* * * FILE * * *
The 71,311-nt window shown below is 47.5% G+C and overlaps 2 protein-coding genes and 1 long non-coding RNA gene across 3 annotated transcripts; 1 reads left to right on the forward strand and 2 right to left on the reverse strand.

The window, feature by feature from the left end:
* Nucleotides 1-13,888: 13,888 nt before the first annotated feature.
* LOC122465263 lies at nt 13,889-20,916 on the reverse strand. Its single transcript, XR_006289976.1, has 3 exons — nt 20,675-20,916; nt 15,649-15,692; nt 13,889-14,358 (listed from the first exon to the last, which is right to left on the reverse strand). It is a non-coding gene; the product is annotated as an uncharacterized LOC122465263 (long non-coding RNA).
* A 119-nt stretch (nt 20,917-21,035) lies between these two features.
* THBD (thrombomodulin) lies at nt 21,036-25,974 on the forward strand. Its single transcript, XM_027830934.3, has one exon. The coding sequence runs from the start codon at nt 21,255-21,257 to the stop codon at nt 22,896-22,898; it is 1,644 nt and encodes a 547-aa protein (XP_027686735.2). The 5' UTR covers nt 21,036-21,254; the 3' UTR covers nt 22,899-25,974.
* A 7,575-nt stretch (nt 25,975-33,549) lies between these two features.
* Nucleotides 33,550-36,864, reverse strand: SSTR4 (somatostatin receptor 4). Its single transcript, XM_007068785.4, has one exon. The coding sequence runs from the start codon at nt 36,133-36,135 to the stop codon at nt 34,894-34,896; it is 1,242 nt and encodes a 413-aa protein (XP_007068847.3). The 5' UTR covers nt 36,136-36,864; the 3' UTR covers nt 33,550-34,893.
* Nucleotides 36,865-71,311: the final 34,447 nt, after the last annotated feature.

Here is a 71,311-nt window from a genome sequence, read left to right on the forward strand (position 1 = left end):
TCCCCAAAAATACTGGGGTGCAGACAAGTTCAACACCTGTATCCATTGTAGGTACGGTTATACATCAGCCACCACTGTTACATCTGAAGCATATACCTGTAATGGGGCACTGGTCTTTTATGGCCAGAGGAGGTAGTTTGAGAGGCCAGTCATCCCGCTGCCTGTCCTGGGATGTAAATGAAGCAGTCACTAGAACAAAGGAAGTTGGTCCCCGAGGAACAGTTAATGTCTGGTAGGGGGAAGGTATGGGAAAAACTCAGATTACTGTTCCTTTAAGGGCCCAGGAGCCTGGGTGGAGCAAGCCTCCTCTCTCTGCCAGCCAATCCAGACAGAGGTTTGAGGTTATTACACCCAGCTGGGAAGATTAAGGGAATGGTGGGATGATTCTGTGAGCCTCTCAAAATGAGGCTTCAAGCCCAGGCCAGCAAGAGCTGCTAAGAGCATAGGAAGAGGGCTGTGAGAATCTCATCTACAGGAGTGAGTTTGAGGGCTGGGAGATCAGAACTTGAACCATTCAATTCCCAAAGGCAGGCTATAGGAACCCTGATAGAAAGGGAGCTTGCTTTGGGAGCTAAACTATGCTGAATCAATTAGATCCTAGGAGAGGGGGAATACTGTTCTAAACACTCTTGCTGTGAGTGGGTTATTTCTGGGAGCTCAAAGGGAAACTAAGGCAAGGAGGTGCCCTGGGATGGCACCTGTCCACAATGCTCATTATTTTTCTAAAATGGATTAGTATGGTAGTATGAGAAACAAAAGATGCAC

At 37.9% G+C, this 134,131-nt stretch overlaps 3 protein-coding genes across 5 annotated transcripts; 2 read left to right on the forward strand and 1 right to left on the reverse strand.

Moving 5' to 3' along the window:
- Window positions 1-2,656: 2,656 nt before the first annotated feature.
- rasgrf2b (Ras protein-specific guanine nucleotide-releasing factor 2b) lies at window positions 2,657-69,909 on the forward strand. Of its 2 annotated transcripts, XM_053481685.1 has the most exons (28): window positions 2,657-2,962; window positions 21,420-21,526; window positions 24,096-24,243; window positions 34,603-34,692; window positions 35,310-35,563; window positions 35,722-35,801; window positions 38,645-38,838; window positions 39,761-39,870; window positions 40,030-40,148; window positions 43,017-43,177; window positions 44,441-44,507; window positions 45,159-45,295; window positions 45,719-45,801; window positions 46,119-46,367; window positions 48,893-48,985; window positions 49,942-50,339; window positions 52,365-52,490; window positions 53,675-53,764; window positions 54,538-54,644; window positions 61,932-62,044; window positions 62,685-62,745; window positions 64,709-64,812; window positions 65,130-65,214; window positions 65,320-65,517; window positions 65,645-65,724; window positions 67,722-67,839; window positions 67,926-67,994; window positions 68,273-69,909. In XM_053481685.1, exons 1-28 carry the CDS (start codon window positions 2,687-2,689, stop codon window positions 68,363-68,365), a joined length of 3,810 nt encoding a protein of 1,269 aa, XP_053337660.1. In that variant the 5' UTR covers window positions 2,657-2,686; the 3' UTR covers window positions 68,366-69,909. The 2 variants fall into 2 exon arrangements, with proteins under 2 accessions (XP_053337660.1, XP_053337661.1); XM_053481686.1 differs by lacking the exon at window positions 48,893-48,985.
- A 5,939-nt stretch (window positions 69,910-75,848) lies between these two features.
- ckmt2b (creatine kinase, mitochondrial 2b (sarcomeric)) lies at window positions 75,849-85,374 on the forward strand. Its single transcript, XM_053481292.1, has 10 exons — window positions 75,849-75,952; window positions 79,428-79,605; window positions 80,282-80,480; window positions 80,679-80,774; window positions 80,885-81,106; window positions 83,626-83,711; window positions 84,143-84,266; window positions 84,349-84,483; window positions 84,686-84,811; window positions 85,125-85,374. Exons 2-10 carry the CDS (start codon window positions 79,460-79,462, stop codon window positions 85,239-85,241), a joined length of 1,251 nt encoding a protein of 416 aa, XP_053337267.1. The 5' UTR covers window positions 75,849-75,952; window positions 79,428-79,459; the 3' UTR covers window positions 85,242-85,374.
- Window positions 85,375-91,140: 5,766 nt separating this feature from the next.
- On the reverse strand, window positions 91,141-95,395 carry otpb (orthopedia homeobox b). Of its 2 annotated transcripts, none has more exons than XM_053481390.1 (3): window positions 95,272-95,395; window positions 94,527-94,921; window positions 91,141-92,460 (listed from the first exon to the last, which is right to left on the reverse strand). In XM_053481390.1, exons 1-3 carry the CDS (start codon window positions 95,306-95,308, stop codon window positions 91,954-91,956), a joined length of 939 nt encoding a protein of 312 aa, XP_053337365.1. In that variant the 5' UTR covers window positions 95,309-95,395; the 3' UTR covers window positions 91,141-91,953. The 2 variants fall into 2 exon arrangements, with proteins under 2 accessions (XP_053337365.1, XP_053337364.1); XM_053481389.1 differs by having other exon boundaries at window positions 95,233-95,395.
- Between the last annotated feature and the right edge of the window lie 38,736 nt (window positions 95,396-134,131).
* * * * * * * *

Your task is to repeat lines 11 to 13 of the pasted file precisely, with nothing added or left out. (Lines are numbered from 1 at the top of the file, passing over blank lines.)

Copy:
TCCCCAAAAATACTGGGGTGCAGACAAGTTCAACACCTGTATCCATTGTAGGTACGGTTATACATCAGCCACCACTGTTACATCTGAAGCATATACCTGTAATGGGGCACTGGTCTTTTATGGCCAGAGGAGGTAGTTTGAGAGGCCAGTCATCCCGCTGCCTGTCCTGGGATGTAAATGAAGCAGTCACTAGAACAAAGGAAGTTGGTCCCCGAGGAACAGTTAATGTCTGGTAGGGGGAAGGTATGGGAAAAACTCAGATTACTGTTCCTTTAAGGGCCCAGGAGCCTGGGTGGAGCAAGCCTCCTCTCTCTGCCAGCCAATCCAGACAGAGGTTTGAGGTTATTACACCCAGCTGGGAAGATTAAGGGAATGGTGGGATGATTCTGTGAGCCTCTCAAAATGAGGCTTCAAGCCCAGGCCAGCAAGAGCTGCTAAGAGCATAGGAAGAGGGCTGTGAGAATCTCATCTACAGGAGTGAGTTTGAGGGCTGGGAGATCAGAACTTGAACCATTCAATTCCCAAAGGCAGGCTATAGGAACCCTGATAGAAAGGGAGCTTGCTTTGGGAGCTAAACTATGCTGAATCAATTAGATCCTAGGAGAGGGGGAATACTGTTCTAAACACTCTTGCTGTGAGTGGGTTATTTCTGGGAGCTCAAAGGGAAACTAAGGCAAGGAGGTGCCCTGGGATGGCACCTGTCCACAATGCTCATTATTTTTCTAAAATGGATTAGTATGGTAGTATGAGAAACAAAAGATGCAC

At 37.9% G+C, this 134,131-nt stretch overlaps 3 protein-coding genes across 5 annotated transcripts; 2 read left to right on the forward strand and 1 right to left on the reverse strand.

Moving 5' to 3' along the window: